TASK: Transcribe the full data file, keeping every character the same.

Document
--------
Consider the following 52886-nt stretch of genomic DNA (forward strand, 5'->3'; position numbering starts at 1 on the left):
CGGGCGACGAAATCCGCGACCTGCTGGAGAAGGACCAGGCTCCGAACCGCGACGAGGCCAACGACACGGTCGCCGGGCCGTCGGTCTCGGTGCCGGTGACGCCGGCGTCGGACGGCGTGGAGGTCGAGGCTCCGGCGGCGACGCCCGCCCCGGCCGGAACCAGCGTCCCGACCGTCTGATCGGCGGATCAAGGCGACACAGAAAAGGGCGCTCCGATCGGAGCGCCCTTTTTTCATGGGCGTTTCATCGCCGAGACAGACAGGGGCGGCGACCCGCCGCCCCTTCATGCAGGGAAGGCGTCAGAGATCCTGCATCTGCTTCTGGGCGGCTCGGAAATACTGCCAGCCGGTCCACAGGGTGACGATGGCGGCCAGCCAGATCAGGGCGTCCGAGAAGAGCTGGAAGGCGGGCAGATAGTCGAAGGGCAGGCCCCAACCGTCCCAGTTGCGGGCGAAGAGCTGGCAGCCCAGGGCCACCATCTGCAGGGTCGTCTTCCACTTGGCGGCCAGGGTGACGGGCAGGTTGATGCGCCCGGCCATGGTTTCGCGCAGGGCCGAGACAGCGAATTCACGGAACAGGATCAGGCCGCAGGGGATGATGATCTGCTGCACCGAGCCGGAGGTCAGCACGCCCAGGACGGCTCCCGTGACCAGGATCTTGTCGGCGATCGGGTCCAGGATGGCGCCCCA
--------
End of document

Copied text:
Consider the following 52886-nt stretch of genomic DNA (forward strand, 5'->3'; position numbering starts at 1 on the left):
CGGGCGACGAAATCCGCGACCTGCTGGAGAAGGACCAGGCTCCGAACCGCGACGAGGCCAACGACACGGTCGCCGGGCCGTCGGTCTCGGTGCCGGTGACGCCGGCGTCGGACGGCGTGGAGGTCGAGGCTCCGGCGGCGACGCCCGCCCCGGCCGGAACCAGCGTCCCGACCGTCTGATCGGCGGATCAAGGCGACACAGAAAAGGGCGCTCCGATCGGAGCGCCCTTTTTTCATGGGCGTTTCATCGCCGAGACAGACAGGGGCGGCGACCCGCCGCCCCTTCATGCAGGGAAGGCGTCAGAGATCCTGCATCTGCTTCTGGGCGGCTCGGAAATACTGCCAGCCGGTCCACAGGGTGACGATGGCGGCCAGCCAGATCAGGGCGTCCGAGAAGAGCTGGAAGGCGGGCAGATAGTCGAAGGGCAGGCCCCAACCGTCCCAGTTGCGGGCGAAGAGCTGGCAGCCCAGGGCCACCATCTGCAGGGTCGTCTTCCACTTGGCGGCCAGGGTGACGGGCAGGTTGATGCGCCCGGCCATGGTTTCGCGCAGGGCCGAGACAGCGAATTCACGGAACAGGATCAGGCCGCAGGGGATGATGATCTGCTGCACCGAGCCGGAGGTCAGCACGCCCAGGACGGCTCCCGTGACCAGGATCTTGTCGGCGATCGGGTCCAGGATGGCGCCCCA